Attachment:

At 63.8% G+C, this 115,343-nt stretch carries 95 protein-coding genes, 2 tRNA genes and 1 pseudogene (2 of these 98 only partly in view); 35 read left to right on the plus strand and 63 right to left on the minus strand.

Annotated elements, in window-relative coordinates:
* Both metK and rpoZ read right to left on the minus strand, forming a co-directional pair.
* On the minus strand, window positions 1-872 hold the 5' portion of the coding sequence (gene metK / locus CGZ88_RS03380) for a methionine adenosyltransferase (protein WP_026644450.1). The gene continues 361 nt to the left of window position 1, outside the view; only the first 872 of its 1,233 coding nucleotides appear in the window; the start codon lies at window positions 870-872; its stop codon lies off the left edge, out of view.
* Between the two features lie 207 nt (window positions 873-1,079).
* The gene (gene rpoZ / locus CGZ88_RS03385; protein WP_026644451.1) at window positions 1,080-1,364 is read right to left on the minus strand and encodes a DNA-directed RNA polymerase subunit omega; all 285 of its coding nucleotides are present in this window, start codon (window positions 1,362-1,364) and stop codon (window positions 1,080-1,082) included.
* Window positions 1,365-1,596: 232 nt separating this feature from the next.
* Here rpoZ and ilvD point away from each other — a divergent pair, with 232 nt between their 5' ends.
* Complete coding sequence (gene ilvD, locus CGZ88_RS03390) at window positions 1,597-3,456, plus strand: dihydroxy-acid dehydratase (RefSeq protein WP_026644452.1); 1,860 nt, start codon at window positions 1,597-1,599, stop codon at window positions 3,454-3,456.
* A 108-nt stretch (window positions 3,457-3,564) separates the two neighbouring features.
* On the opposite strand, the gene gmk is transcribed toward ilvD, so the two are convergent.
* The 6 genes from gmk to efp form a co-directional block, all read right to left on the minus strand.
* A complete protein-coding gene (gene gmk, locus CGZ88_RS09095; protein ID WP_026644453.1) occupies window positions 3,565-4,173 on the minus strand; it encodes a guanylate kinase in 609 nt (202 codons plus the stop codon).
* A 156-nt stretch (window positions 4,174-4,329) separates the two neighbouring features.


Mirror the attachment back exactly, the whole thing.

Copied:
At 63.8% G+C, this 115,343-nt stretch carries 95 protein-coding genes, 2 tRNA genes and 1 pseudogene (2 of these 98 only partly in view); 35 read left to right on the plus strand and 63 right to left on the minus strand.

Annotated elements, in window-relative coordinates:
* Both metK and rpoZ read right to left on the minus strand, forming a co-directional pair.
* On the minus strand, window positions 1-872 hold the 5' portion of the coding sequence (gene metK / locus CGZ88_RS03380) for a methionine adenosyltransferase (protein WP_026644450.1). The gene continues 361 nt to the left of window position 1, outside the view; only the first 872 of its 1,233 coding nucleotides appear in the window; the start codon lies at window positions 870-872; its stop codon lies off the left edge, out of view.
* Between the two features lie 207 nt (window positions 873-1,079).
* The gene (gene rpoZ / locus CGZ88_RS03385; protein WP_026644451.1) at window positions 1,080-1,364 is read right to left on the minus strand and encodes a DNA-directed RNA polymerase subunit omega; all 285 of its coding nucleotides are present in this window, start codon (window positions 1,362-1,364) and stop codon (window positions 1,080-1,082) included.
* Window positions 1,365-1,596: 232 nt separating this feature from the next.
* Here rpoZ and ilvD point away from each other — a divergent pair, with 232 nt between their 5' ends.
* Complete coding sequence (gene ilvD, locus CGZ88_RS03390) at window positions 1,597-3,456, plus strand: dihydroxy-acid dehydratase (RefSeq protein WP_026644452.1); 1,860 nt, start codon at window positions 1,597-1,599, stop codon at window positions 3,454-3,456.
* A 108-nt stretch (window positions 3,457-3,564) separates the two neighbouring features.
* On the opposite strand, the gene gmk is transcribed toward ilvD, so the two are convergent.
* The 6 genes from gmk to efp form a co-directional block, all read right to left on the minus strand.
* A complete protein-coding gene (gene gmk, locus CGZ88_RS09095; protein ID WP_026644453.1) occupies window positions 3,565-4,173 on the minus strand; it encodes a guanylate kinase in 609 nt (202 codons plus the stop codon).
* A 156-nt stretch (window positions 4,174-4,329) separates the two neighbouring features.